It looks like the Facebook Messenger service is a smashing success.
At their annual shareholders meeting, Facebook CEO Mark Zuckerberg announced that the service now had a user tally of 700 million.
That number rose over the past three months since March, with 100 million signing up within that period.
It’s a success for Facebook, which has spent a considerable amount of time and effort into making Messenger as a standalone social platform in its own right.
Part of that appeal also lies in the fact that Facebook began to allow third-party companies to create apps for the service back in March.
David Marcus, the chief of the Messenger service also reported that the app has reached one billion downloads on Android devices.
While industry experts do look at the numbers with a slight touch of skepticism, the news does give weight to how many have flocked to Messenger.
It bolsters Facebook’s position very nicely, as does their other social media platforms like the recently acquired messaging service WhatsApp and the photo-sharing platform Instagram.
A new report provides some pretty interesting information regarding Google’s experiments with self-driving cars. Interesting in a good way.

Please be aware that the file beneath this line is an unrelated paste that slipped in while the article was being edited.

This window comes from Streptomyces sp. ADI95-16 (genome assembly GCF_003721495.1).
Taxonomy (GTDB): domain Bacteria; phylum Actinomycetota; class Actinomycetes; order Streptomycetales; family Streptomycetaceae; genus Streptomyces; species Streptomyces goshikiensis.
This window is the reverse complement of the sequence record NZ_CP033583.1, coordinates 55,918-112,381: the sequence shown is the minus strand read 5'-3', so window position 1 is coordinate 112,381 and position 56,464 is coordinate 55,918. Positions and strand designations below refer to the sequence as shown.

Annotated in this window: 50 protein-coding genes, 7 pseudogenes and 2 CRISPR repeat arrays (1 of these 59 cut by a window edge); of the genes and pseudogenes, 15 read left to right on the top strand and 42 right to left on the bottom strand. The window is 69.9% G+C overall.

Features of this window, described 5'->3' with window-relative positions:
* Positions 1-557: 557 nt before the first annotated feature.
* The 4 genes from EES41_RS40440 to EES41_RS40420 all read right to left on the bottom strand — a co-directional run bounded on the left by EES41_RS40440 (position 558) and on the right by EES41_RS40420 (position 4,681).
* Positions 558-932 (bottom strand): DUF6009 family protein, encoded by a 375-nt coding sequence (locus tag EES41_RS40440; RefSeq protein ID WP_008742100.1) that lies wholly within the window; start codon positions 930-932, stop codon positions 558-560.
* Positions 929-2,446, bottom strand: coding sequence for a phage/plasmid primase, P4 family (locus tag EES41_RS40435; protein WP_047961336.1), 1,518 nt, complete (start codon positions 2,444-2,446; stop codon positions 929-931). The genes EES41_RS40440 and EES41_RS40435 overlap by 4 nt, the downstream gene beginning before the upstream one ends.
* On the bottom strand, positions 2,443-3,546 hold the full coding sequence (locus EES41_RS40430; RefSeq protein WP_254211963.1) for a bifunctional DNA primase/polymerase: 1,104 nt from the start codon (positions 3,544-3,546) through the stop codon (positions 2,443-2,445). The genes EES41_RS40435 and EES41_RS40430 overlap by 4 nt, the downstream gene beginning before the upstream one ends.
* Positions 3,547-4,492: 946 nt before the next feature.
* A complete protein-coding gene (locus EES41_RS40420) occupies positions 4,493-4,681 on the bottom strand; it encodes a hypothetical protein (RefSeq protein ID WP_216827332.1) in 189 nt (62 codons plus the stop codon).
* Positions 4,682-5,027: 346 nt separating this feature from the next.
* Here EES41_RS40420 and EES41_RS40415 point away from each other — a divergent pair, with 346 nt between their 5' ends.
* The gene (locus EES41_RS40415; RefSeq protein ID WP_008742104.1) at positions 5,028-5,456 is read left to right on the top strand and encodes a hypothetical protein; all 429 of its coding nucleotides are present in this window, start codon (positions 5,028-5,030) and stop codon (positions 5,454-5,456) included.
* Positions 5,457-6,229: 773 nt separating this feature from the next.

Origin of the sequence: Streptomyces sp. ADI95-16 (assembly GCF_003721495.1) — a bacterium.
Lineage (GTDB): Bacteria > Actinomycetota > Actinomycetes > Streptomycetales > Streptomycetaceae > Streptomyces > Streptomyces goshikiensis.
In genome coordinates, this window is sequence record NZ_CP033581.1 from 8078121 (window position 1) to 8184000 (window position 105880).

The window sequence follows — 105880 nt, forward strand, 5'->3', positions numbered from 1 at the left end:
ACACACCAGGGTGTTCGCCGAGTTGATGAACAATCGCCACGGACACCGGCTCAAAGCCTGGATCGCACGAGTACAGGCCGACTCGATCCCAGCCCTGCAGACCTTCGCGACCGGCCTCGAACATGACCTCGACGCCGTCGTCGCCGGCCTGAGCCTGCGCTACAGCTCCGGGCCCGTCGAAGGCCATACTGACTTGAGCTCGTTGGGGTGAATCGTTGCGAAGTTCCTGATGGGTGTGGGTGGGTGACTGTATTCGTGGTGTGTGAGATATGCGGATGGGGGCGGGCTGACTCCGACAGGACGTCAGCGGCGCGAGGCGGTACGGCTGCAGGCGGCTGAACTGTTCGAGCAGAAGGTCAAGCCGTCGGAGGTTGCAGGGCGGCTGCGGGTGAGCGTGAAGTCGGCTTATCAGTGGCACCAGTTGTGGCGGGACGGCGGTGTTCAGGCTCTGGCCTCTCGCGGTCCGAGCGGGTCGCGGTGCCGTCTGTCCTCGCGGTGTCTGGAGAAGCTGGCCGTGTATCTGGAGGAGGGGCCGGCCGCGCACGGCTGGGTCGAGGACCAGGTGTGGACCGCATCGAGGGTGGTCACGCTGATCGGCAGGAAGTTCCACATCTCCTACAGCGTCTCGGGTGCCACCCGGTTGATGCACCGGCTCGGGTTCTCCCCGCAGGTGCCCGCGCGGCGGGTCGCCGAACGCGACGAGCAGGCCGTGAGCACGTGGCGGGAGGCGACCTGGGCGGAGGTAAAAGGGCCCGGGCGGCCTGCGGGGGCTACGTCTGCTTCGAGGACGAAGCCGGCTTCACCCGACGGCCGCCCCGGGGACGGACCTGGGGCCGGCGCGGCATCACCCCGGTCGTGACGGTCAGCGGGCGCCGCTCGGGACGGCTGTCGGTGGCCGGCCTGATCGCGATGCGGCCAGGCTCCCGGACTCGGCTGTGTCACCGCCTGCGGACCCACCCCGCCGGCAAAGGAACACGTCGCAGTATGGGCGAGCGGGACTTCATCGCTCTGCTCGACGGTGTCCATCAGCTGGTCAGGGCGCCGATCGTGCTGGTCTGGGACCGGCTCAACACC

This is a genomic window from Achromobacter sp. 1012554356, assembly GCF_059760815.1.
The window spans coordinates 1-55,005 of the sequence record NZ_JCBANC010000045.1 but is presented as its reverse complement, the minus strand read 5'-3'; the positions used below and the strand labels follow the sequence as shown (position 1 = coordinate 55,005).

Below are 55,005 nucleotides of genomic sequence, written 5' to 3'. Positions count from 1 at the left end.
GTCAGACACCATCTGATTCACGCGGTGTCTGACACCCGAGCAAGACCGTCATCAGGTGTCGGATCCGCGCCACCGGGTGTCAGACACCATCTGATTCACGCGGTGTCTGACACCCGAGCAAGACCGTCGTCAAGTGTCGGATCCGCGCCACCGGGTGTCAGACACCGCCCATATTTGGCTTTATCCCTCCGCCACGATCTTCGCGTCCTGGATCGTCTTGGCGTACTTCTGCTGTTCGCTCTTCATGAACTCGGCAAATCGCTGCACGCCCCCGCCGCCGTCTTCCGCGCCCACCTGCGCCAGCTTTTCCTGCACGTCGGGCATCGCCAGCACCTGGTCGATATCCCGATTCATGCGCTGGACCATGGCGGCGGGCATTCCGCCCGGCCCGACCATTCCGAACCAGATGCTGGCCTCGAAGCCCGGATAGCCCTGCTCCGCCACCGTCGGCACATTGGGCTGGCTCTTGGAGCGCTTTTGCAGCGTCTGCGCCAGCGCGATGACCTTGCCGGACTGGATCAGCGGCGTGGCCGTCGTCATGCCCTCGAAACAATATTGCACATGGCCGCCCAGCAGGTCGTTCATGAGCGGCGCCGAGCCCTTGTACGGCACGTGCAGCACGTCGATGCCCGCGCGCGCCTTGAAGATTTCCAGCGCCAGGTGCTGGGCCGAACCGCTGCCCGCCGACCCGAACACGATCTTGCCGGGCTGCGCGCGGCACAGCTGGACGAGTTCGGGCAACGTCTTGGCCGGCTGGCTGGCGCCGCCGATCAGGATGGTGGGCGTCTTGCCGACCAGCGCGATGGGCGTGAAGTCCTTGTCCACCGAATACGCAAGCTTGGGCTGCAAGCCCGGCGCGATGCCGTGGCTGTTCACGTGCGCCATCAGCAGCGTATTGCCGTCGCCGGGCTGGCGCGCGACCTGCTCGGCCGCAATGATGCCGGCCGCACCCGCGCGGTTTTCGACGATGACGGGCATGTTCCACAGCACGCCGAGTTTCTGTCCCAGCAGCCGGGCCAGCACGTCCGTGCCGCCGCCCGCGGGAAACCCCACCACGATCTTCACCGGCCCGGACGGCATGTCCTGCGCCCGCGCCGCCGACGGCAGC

Jacquelyn Miller, a spokeswoman for Google, issued a statement regarding a recent accident involving one of their autonomous vehicles at a traffic light near their facility at Mountain View, California.
She went on to say, “That’s two incidents just in the last week where a driver rear-ended us while we were completely stopped at a light!”
The last crash was the 13th incident reported since 2009 involving their autonomous cars.
Considering that they’ve logged approximately 1.8 million miles on the road, the tally is surprisingly lower than public expectations.
Future incidents involving Google AVs(Autonomous Vehicles) will be reported on a newly-created website that will be transparent and report all details involving their activities including detailed accident reports containing all pertinent data.
None too shabby for the supposed cars of the future.
The list, put together by the Consumer Reports National Research Center,
is based on people’s opinions and assessments of their cable, TV and Internet providers.
A damning statistic revealed stated that Time Warner Cable was just shy of placing dead last in the categories of bundle providers and TV providers.
Given that only one of the 39 providers in one part of the report received a fair score, it shows a very disgruntled base of customers.
The news couldn’t come at a worse time for the companies; Time Warner is in the midst of trying to finalize a merger with Charter Communications and Comcast is still reeling from their failed acquisition of Time Warner.